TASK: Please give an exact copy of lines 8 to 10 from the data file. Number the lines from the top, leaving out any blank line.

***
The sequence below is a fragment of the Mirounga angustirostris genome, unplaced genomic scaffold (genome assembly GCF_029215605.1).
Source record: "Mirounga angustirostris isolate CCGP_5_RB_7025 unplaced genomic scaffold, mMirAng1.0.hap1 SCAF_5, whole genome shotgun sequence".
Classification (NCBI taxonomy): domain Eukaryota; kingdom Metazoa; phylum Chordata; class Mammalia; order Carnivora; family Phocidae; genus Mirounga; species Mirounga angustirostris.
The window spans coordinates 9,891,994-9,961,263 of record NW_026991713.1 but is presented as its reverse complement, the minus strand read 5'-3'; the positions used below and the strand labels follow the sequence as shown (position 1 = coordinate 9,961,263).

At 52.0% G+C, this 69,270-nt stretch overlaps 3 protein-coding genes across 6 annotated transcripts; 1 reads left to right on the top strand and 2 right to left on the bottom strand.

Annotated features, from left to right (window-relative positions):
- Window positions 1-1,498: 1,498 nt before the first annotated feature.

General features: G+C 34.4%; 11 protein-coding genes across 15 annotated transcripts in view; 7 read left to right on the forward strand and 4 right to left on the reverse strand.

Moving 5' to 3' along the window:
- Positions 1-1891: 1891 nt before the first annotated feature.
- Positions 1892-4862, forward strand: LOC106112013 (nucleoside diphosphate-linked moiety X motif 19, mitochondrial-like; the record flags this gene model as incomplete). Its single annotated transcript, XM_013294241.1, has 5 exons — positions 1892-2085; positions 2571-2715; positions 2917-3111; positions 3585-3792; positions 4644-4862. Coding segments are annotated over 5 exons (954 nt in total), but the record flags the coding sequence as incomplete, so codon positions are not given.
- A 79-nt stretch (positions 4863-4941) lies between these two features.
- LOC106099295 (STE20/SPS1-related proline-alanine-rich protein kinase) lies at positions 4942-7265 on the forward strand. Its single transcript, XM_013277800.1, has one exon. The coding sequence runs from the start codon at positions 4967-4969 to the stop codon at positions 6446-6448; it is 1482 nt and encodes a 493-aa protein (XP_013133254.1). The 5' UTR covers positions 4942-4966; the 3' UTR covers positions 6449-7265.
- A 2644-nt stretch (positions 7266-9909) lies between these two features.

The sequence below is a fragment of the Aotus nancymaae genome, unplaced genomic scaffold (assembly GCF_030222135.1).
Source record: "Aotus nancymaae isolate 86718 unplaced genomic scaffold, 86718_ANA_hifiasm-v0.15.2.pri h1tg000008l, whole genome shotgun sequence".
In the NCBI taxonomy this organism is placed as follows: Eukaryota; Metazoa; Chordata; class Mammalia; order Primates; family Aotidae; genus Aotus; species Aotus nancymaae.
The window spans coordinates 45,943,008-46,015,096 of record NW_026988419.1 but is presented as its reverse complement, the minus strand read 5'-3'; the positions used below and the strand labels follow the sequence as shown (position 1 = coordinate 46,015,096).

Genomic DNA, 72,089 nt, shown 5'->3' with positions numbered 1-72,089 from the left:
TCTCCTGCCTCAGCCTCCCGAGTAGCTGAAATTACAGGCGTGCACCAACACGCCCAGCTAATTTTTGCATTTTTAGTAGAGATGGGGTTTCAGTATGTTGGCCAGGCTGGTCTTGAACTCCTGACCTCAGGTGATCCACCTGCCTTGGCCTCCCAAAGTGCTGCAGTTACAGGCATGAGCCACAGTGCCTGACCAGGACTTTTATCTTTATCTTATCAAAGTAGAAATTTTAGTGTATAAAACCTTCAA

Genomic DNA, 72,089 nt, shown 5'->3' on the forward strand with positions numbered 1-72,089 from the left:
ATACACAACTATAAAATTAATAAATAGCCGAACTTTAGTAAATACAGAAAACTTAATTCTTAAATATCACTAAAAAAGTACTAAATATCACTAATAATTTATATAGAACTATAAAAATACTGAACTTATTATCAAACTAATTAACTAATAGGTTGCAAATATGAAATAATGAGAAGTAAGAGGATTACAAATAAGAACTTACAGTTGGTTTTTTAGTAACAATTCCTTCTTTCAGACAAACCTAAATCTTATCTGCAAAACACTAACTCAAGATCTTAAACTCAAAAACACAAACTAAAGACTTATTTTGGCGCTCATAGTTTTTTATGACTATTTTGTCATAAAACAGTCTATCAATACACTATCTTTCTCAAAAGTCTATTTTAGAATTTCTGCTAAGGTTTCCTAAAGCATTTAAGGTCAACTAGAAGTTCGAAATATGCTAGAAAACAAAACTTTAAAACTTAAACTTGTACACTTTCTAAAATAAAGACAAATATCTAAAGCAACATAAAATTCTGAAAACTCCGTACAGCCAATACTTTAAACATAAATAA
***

General features: G+C 34.4%; 11 protein-coding genes across 15 annotated transcripts in view; 7 read left to right on the forward strand and 4 right to left on the reverse strand.

Moving 5' to 3' along the window:
- Positions 1-1891: 1891 nt before the first annotated feature.